Complete Streets

Streets are – first and foremost – public spaces. Until recently, streets were designed primarily around the automobile, creating thoroughfares that discourage other modes of transportation such as pedestrians and cyclists. The public is now seeking increased mobility options, as the national trend and California legislation (AB 1358) moves in the direction of complete streets that meet multiple types of commuter needs.

Connectivity

A complete and connected street network enables a cohesive sense of community, rather than disjointed development pods. Complete street networks can include a variety of thoroughfare types, from large-scale transit corridors to narrow, low-traffic neighborhood streets. A well-connected road system disperses traffic and enables or improves mobility.

Trails

The BRP envisioned an interconnected trail network linking former Fort Ord existing and new communities and universities. A well planned, context-sensitive network applying consistent features enhances function and visual appeal.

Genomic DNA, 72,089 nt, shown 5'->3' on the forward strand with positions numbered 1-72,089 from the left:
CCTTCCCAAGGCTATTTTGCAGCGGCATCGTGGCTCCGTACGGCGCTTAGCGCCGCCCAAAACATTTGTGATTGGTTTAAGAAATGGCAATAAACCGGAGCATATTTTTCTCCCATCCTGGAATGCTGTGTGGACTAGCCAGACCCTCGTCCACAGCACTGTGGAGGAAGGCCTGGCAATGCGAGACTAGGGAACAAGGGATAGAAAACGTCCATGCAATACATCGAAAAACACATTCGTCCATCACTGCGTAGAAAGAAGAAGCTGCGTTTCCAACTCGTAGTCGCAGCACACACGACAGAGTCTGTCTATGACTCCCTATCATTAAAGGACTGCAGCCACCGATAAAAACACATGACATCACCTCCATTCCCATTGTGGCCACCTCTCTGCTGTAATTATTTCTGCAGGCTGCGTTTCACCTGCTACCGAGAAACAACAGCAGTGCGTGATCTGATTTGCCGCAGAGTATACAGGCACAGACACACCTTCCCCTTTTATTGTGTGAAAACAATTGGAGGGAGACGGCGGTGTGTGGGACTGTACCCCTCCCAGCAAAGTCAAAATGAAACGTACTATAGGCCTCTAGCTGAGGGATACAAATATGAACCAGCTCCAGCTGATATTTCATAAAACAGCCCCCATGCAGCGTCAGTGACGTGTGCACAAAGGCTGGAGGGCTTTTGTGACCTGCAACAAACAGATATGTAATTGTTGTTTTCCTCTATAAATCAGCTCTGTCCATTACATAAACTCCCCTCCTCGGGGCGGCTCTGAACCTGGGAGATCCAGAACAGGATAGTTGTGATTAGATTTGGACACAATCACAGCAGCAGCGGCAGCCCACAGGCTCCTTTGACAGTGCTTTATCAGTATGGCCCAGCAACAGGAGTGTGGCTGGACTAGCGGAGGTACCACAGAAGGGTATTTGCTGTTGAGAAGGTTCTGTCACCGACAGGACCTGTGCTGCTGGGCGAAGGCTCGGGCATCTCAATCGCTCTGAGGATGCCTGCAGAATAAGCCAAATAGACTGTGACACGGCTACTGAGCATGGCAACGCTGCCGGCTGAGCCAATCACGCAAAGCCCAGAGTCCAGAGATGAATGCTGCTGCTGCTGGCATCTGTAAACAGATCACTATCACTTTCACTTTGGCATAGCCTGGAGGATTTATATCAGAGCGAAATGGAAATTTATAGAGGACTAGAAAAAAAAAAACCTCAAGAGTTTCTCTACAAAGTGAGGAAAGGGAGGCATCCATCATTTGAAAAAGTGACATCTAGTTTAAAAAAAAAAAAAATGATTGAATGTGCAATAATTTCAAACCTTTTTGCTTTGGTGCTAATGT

Transit Facilities

Well designed transit facilities improve rider experience and enhance economic vitality. Transit hubs function as orientation, meeting and gathering spaces, and provide access to news stands, cafes, convenience stores, public restrooms, shelter, bicycle storage, and enhance neighborhood identity.

Highway 1 Design Corridor

The Highway 1 Design Corridor Guidelines were adopted by the FORA Board on March 29, 2005. Their completion was the first step towards meeting the 1997 Base Reuse Plan (“Base Reuse Plan”) requirement for a comprehensive set of regional urban design guidelines.